Sir: Nick Timothy seeks sympathy by revealing that his ‘loved ones’ are upset by the personal attacks to which he is now subject (Diary, 17 June). They could have been spared distress if he had not invited retaliation by swearing at senior ministers and civil servants who crossed him. How could a prim vicar’s daughter have allowed endless profanities from this ill-mannered man and his ill-tempered associate Fiona Hill? Perhaps Timothy’s most extraordinary claim is that ‘a return to traditional campaigning methods’ was planned but Lynton Crosby vetoed it. Traditionally the Tories did not contract out their campaign to consultants charging vast fees. The leader and party chairman took charge. The manifesto was carefully costed. Commitments in it were explained in detailed briefings for candidates from the Conservative Research Department.
Timothy fails to tell us what we most want to know. Did the statist manifesto reflect Mrs May’s convictions, or were he and ‘the brilliant Ben Gummer’ able to cook up the whole thing between them because she has no convictions of her own?
House of Lords, London SW1
A brisk electoral response
Sir: Nick Timothy declares a new principle of social justice in claiming that younger people should not pay for the care of older people. The post-war generation were brought up to believe that if they paid their National Insurance contributions, the welfare state would ensure a basic level of care in their old age. And those contributions paid for the sick and elderly at the time. If a government announces a policy which appears to renege on that deal, they can expect a brisk electoral response. Change may be necessary, but to be achieved it needs public understanding and support, not a quick fix in a manifesto.
Reflecting on the pause
Sir: Phillip Williamson’s article on the ‘pause’ or ‘hiatus’ in global warming is unpersuasive (‘Oceans apart’, 17 June). It misrepresents my position materially: I say that global warming is real and partly man-made but is happening slower than models predicted and is being exaggerated as a threat because of wrong assumptions about climate sensitivity. Mr Williamson’s article contradicts itself, saying that the pause was a myth and that the pause ended; it ignores the satellite data, which shows that the pause continues; claims that temperatures have not fallen since the El Niño of last year, which is false; omits all reference to the continuing debate in the scientific literature about whether the pause was real or not; and omits to mention that the UN IPCC itself confirmed that the ‘hiatus’ happened. For somebody who took The Spectator to the press regulator last year and was humiliatingly rebuffed, it is the height of cheek for Mr Williamson to write such a poorly argued piece himself.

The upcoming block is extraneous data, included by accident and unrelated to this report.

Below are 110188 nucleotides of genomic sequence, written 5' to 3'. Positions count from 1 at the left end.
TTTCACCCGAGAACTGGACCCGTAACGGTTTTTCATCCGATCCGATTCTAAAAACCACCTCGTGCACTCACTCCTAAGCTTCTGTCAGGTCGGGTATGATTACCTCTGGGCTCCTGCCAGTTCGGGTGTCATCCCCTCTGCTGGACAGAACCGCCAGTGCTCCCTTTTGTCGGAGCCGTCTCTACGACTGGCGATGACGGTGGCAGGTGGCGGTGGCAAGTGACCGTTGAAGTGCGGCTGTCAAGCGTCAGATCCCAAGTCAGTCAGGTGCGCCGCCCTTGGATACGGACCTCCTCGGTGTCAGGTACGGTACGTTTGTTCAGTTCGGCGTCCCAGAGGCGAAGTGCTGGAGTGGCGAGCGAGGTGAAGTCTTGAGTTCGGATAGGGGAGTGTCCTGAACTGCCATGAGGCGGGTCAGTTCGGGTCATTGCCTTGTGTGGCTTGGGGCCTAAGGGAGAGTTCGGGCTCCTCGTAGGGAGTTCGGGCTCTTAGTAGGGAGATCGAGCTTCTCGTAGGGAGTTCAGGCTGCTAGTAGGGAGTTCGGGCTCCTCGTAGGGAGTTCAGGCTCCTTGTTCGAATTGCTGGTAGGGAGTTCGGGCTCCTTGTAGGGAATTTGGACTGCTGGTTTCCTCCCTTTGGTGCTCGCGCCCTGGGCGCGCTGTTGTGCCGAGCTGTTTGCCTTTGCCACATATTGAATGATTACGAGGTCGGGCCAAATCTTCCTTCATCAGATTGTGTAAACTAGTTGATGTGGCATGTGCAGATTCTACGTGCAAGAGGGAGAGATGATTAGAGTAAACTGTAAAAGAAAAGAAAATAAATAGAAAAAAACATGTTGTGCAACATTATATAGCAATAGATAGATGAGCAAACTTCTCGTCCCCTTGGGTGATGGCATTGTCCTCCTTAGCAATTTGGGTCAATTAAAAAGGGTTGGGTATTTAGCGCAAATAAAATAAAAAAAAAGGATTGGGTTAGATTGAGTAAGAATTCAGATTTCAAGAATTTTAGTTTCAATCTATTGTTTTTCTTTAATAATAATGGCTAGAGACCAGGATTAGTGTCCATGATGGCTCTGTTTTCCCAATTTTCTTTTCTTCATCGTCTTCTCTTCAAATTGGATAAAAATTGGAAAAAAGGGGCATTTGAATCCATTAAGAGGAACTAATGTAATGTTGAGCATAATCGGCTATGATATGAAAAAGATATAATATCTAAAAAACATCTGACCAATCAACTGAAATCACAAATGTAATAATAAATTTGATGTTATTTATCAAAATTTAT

House of Lords, London SW1
Sir: As any seriously deaf person will tell you, the void left by the absence of music in our lives is probably the most difficult thing to bear. So Richard Bratby’s ‘White-knuckle ride’ (Arts, 10 June) caught me by surprise. It was such a joy to read that I lived every comment and note with him in my imagination. Thank you for bringing music back into my life.
Sir: I draw attention to a cricketing howler in Dot Wordsworth’s column of 17 June. She is right in saying that there is no ‘the’ before MCC, but wrong in thinking that MCC stands for Middlesex Cricket Club. The relevant terminology is Middlesex County Cricket Club (MCCC) and Marylebone Cricket Club (MCC). By coincidence, the same issue showed on page 41 a notice from the University of Buckingham referring to Mike Brearley, ‘former President of the MCC’.
West Mersea, Essex
Indoctrinating the young
Sir: Richard North (Letters, 17 June) remarks on the ‘prevailing leftist dogma’ propagated in schools. Many years ago our Hunt Secretary revealed that her daughter had been given as a school project an essay titled ‘Why I am opposed to fox hunting’.
The illiberal party?
Sir: Tim Farron’s resignation speech was sincere but foolishly inaccurate in criticising the country for not being liberal enough. He should rather have said that his political party is illiberal, despite its name, for forcing his resignation because of his faith. He criticises politicians who bring their faith to work (in his words, ‘impose’ it on others), but he fails to see that genuine confident faith is an asset, not a problem. This is the truly liberal viewpoint.
A snip in comparison
Sir: I was touched by Rory Sutherland’s worry that an American university education may not be worth $150,000 (The Wiki Man, 17 June). May I say, as an American with four children’s university educations to look forward to, that this number seems very quaint to me. My alma mater, the University of Pennsylvania, currently quotes each year at $72,584, or a total of $290,336. We Americans living in the UK look longingly at squabbles about £9,000 tuition fees.